Teresa pulled herself together and wiped her face with the edge of her dress.  She looked into the face of the older man she had known all her life and nodded.

“Murdoch, Scott, and Johnny were in front.  I was sitting in the back with friends.   Someone yelled for everyone to get out.  The moment I stood up, the crowd pushed me out the door.  That’s when the walls started falling in.”

“Juanita was at the ranch when we left.  Why was he here?” Cipriano asked.

“I don’t know why, but he came in just as the service started.   I was so happy to see him, and so was Murdoch.  Oh, Cipriano, I wish he hadn’t come.”   Tears ran down her face.  

“Senor Scott?” Cipriano looked down at the Patron’s eldest son.

“They found him near the door.  He has a cut on his head.  I just wish he would wake up,” she sniffled.

“I must help Senor Val.  Nina, you will stay with Senor Scott.  I am sure he will wake soon.” Cipriano pushed to his feet.

Teresa reached up and took his hand.  “Please find them, Cipriano.  Please get them out.”

Cipriano patted the young hand that held his.   “We will find them, Nina.  You must have faith.” 

He looked across the street to the church and watched as men slowly moved debris out the front door of the building.   Suddenly, the ground start to roll as an aftershock started and then stopped.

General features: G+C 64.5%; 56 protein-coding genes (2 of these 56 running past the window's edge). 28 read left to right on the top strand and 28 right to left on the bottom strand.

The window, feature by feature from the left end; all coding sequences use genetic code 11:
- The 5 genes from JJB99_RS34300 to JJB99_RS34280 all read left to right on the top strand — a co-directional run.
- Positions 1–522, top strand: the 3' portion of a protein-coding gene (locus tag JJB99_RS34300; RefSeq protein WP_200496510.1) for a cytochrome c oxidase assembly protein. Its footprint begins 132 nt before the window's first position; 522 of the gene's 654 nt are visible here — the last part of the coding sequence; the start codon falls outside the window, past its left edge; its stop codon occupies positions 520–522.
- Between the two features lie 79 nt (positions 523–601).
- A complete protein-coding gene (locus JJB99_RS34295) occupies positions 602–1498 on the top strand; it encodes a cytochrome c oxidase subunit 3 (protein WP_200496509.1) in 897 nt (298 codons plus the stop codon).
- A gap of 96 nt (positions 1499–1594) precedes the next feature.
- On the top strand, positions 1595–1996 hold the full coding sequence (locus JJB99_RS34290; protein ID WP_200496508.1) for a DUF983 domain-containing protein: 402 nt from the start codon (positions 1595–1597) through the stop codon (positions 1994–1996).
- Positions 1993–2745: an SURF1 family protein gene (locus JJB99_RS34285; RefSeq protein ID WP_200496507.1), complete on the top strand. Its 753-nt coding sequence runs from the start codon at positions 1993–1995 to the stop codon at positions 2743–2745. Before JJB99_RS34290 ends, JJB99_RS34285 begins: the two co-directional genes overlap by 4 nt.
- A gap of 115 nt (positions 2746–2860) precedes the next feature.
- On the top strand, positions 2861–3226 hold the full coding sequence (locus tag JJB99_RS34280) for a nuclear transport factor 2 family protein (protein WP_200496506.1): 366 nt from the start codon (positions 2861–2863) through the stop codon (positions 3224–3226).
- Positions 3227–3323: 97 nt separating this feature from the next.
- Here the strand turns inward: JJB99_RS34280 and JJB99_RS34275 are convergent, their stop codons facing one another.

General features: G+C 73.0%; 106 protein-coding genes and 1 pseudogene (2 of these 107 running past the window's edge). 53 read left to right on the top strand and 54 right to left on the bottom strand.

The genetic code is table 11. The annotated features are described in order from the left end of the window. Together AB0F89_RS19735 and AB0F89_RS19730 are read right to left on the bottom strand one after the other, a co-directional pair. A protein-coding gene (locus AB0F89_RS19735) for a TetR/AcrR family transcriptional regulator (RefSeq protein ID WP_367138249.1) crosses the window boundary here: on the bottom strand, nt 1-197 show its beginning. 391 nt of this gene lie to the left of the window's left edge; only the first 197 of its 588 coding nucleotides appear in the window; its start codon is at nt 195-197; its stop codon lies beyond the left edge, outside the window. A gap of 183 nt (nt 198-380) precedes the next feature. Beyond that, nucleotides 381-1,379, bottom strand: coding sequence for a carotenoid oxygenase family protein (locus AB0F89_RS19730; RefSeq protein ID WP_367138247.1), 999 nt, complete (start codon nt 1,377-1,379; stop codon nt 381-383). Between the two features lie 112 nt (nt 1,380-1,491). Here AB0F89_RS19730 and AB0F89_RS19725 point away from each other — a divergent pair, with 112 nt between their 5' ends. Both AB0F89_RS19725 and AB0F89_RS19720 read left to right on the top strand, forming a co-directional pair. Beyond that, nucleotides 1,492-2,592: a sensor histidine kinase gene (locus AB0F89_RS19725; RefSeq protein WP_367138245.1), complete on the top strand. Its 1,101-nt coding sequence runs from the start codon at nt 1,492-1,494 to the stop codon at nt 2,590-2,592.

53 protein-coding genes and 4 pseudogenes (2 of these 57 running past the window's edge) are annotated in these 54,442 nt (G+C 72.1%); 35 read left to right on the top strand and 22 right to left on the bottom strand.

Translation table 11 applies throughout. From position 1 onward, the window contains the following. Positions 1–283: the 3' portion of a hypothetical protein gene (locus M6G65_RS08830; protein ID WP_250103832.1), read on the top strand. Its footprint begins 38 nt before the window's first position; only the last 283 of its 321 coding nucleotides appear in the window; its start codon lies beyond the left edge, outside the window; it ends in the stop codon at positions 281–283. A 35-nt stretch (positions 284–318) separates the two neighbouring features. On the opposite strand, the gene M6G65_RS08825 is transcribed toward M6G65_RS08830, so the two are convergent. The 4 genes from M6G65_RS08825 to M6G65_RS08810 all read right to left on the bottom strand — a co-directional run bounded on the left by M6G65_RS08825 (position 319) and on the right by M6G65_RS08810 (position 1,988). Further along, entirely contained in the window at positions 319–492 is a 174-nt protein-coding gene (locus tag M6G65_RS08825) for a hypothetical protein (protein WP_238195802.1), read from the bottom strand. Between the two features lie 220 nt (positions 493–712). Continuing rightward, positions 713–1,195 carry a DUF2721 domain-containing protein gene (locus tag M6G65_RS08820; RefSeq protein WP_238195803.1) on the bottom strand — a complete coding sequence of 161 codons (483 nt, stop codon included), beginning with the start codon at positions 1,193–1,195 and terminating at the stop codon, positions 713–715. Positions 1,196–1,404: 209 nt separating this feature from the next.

A woman screamed, “Not again.  Please, God, not again.”

Everyone that could stand was now on their feet.  The building in front of them groaned as men scrambled out of the door.  They could see more timbers falling inside. The building looked for a moment as if it was going to shift but held its place.


Johnny sat up and shrugged his father’s hands away.  

“John!”  Murdoch tried to grab his son’s shoulder and pull him back to him.

“It’s fine,” Johnny protested. 

Watching Johnny pull his shirt back on and button it, Murdoch frowned.

“At least the bleeding’s stopped.”

“Do you hear that?” Johnny cocked his head.  He put his ear against the floor and listened for a few seconds.  “I hear someone near the front of the building.  Sounds like their moving some of the debris away.”  

The people around him murmured.   One of the men, Barry Ryder, shouted out, “We’re here.  Help. We’re here.”

Ryder’s voice was soon joined by others yelling.  The sound caused the debris dangling over their heads to shift.

“Quiet!” Johnny raised his voice and then lowered it.  “Quiet down, or you’ll bring this whole thing down.”

Johnny looked overhead.  He knew it was just a matter of time before it all came down on them.